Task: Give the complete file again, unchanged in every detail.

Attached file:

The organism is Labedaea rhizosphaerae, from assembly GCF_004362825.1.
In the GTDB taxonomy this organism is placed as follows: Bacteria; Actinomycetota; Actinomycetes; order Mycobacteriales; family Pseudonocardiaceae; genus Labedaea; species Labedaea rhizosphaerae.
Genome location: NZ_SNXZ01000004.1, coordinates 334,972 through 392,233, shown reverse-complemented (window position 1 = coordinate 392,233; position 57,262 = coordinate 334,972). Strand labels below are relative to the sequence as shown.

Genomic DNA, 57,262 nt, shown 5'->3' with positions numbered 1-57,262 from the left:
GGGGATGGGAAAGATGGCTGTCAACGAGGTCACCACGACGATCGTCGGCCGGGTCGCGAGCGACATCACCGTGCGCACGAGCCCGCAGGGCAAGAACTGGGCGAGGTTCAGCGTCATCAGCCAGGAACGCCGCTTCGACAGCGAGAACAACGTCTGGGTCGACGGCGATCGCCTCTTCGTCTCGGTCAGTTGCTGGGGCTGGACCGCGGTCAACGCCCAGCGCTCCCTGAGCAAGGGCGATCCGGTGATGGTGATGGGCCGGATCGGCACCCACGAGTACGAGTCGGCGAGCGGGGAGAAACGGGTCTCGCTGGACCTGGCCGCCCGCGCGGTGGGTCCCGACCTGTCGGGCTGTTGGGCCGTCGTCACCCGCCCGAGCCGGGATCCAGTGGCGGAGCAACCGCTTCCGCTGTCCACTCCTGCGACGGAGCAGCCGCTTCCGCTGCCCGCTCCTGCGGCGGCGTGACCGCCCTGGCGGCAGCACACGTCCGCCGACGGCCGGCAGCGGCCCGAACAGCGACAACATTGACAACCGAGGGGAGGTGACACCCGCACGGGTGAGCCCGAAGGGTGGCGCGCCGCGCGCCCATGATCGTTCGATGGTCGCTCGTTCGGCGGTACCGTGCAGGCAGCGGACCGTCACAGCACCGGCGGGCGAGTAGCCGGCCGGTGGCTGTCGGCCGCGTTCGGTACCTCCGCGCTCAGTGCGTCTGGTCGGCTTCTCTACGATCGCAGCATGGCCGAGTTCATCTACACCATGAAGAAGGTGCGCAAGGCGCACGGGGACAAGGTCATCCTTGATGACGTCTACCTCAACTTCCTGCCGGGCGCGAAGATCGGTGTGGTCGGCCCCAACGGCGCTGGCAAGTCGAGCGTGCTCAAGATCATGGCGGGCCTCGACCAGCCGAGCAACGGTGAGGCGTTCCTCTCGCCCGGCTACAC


The organism is Labedaea rhizosphaerae, from assembly GCF_004362825.1.
In the GTDB taxonomy this organism is placed as follows: Bacteria; Actinomycetota; Actinomycetes; order Mycobacteriales; family Pseudonocardiaceae; genus Labedaea; species Labedaea rhizosphaerae.
Genome location: NZ_SNXZ01000004.1, coordinates 334,972 through 392,233, shown reverse-complemented (window position 1 = coordinate 392,233; position 57,262 = coordinate 334,972). Strand labels below are relative to the sequence as shown.

Genomic DNA, 57,262 nt, shown 5'->3' with positions numbered 1-57,262 from the left:
GGGGATGGGAAAGATGGCTGTCAACGAGGTCACCACGACGATCGTCGGCCGGGTCGCGAGCGACATCACCGTGCGCACGAGCCCGCAGGGCAAGAACTGGGCGAGGTTCAGCGTCATCAGCCAGGAACGCCGCTTCGACAGCGAGAACAACGTCTGGGTCGACGGCGATCGCCTCTTCGTCTCGGTCAGTTGCTGGGGCTGGACCGCGGTCAACGCCCAGCGCTCCCTGAGCAAGGGCGATCCGGTGATGGTGATGGGCCGGATCGGCACCCACGAGTACGAGTCGGCGAGCGGGGAGAAACGGGTCTCGCTGGACCTGGCCGCCCGCGCGGTGGGTCCCGACCTGTCGGGCTGTTGGGCCGTCGTCACCCGCCCGAGCCGGGATCCAGTGGCGGAGCAACCGCTTCCGCTGTCCACTCCTGCGACGGAGCAGCCGCTTCCGCTGCCCGCTCCTGCGGCGGCGTGACCGCCCTGGCGGCAGCACACGTCCGCCGACGGCCGGCAGCGGCCCGAACAGCGACAACATTGACAACCGAGGGGAGGTGACACCCGCACGGGTGAGCCCGAAGGGTGGCGCGCCGCGCGCCCATGATCGTTCGATGGTCGCTCGTTCGGCGGTACCGTGCAGGCAGCGGACCGTCACAGCACCGGCGGGCGAGTAGCCGGCCGGTGGCTGTCGGCCGCGTTCGGTACCTCCGCGCTCAGTGCGTCTGGTCGGCTTCTCTACGATCGCAGCATGGCCGAGTTCATCTACACCATGAAGAAGGTGCGCAAGGCGCACGGGGACAAGGTCATCCTTGATGACGTCTACCTCAACTTCCTGCCGGGCGCGAAGATCGGTGTGGTCGGCCCCAACGGCGCTGGCAAGTCGAGCGTGCTCAAGATCATGGCGGGCCTCGACCAGCCGAGCAACGGTGAGGCGTTCCTCTCGCCCGGCTACAC